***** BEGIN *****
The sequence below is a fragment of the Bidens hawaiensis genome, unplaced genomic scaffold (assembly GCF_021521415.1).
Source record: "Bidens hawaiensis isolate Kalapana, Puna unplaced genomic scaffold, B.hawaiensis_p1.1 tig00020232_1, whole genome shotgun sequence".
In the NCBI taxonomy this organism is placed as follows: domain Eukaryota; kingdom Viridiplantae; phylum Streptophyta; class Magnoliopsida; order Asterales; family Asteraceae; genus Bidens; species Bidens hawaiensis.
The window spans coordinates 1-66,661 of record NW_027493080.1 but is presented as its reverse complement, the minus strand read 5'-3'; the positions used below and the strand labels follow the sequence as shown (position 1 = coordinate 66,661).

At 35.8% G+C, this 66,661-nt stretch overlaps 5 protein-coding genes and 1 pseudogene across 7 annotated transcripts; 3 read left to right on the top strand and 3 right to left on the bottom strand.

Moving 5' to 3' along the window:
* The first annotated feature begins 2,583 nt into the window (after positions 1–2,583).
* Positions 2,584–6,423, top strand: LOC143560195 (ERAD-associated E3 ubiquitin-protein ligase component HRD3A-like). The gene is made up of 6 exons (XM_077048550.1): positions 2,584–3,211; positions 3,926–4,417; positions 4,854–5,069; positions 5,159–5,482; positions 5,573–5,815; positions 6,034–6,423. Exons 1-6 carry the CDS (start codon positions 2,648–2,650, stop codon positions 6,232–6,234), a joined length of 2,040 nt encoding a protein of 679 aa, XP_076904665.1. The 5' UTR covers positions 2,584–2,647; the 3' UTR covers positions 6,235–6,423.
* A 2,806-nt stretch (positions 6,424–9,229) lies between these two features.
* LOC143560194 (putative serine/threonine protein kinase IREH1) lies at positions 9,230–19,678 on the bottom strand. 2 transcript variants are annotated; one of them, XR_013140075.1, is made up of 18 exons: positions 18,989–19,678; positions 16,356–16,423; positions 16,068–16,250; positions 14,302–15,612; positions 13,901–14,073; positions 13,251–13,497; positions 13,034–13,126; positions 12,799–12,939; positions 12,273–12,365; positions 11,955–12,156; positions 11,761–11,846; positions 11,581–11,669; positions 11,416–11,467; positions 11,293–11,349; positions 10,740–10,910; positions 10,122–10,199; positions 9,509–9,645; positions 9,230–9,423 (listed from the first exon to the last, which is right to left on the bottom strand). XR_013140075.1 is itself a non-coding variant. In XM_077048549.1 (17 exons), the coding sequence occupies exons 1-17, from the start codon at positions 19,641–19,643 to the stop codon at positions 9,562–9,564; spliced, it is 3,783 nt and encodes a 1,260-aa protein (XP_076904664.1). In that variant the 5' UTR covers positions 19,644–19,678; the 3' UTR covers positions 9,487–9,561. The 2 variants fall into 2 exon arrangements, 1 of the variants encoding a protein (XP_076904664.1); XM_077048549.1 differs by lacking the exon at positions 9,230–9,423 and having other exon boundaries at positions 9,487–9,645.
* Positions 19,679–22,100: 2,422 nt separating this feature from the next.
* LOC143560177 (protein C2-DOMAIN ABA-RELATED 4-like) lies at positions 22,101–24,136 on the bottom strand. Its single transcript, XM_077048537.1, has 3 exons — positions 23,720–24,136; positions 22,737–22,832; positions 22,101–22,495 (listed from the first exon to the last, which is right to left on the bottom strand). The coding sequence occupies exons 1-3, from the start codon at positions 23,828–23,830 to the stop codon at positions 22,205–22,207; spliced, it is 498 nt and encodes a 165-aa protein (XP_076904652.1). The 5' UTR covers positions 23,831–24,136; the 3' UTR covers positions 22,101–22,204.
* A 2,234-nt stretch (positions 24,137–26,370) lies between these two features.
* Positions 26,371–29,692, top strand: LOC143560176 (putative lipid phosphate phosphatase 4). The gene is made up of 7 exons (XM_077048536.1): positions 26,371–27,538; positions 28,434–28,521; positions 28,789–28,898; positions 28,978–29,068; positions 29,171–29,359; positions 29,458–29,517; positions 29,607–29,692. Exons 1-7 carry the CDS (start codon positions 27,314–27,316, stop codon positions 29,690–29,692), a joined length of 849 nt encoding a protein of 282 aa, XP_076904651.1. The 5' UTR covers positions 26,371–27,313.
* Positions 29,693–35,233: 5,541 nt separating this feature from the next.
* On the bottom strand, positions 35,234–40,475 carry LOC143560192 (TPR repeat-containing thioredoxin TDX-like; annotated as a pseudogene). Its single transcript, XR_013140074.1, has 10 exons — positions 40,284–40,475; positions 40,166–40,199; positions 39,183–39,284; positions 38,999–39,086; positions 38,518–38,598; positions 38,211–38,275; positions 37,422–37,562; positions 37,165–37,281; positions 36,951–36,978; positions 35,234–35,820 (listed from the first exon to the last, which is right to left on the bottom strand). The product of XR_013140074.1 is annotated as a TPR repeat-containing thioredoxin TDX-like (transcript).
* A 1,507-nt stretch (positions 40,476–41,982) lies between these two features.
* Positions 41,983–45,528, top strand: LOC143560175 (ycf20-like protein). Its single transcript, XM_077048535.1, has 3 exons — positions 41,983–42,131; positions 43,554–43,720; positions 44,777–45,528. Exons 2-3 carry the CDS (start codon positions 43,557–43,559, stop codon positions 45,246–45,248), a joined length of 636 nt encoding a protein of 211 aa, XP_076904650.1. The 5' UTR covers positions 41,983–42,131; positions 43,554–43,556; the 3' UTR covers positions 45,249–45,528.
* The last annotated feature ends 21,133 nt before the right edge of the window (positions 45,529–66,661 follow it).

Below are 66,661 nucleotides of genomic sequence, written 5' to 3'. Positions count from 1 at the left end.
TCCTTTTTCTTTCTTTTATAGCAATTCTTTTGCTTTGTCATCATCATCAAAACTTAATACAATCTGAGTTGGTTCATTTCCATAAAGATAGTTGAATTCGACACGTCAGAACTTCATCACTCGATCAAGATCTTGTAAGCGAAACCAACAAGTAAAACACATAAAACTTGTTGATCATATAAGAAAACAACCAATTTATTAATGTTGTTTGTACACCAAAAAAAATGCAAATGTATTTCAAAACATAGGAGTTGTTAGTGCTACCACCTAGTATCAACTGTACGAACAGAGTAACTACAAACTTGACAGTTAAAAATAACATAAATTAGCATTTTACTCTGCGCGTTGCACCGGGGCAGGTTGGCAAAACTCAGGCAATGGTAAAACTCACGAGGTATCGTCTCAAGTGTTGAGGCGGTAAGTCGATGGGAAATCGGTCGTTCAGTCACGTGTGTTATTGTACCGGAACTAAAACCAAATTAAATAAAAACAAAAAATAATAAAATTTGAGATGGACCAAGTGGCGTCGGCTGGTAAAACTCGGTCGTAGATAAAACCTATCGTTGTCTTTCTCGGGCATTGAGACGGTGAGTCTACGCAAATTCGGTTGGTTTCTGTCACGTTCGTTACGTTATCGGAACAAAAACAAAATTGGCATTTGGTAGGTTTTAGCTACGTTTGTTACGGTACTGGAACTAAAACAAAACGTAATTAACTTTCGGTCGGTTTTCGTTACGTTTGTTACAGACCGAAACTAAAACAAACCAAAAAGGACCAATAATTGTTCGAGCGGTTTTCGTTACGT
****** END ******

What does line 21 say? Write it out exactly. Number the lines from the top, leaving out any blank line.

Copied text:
TCCTTTTTCTTTCTTTTATAGCAATTCTTTTGCTTTGTCATCATCATCAAAACTTAATACAATCTGAGTTGGTTCATTTCCATAAAGATAGTTGAATTCGACACGTCAGAACTTCATCACTCGATCAAGATCTTGTAAGCGAAACCAACAAGTAAAACACATAAAACTTGTTGATCATATAAGAAAACAACCAATTTATTAATGTTGTTTGTACACCAAAAAAAATGCAAATGTATTTCAAAACATAGGAGTTGTTAGTGCTACCACCTAGTATCAACTGTACGAACAGAGTAACTACAAACTTGACAGTTAAAAATAACATAAATTAGCATTTTACTCTGCGCGTTGCACCGGGGCAGGTTGGCAAAACTCAGGCAATGGTAAAACTCACGAGGTATCGTCTCAAGTGTTGAGGCGGTAAGTCGATGGGAAATCGGTCGTTCAGTCACGTGTGTTATTGTACCGGAACTAAAACCAAATTAAATAAAAACAAAAAATAATAAAATTTGAGATGGACCAAGTGGCGTCGGCTGGTAAAACTCGGTCGTAGATAAAACCTATCGTTGTCTTTCTCGGGCATTGAGACGGTGAGTCTACGCAAATTCGGTTGGTTTCTGTCACGTTCGTTACGTTATCGGAACAAAAACAAAATTGGCATTTGGTAGGTTTTAGCTACGTTTGTTACGGTACTGGAACTAAAACAAAACGTAATTAACTTTCGGTCGGTTTTCGTTACGTTTGTTACAGACCGAAACTAAAACAAACCAAAAAGGACCAATAATTGTTCGAGCGGTTTTCGTTACGT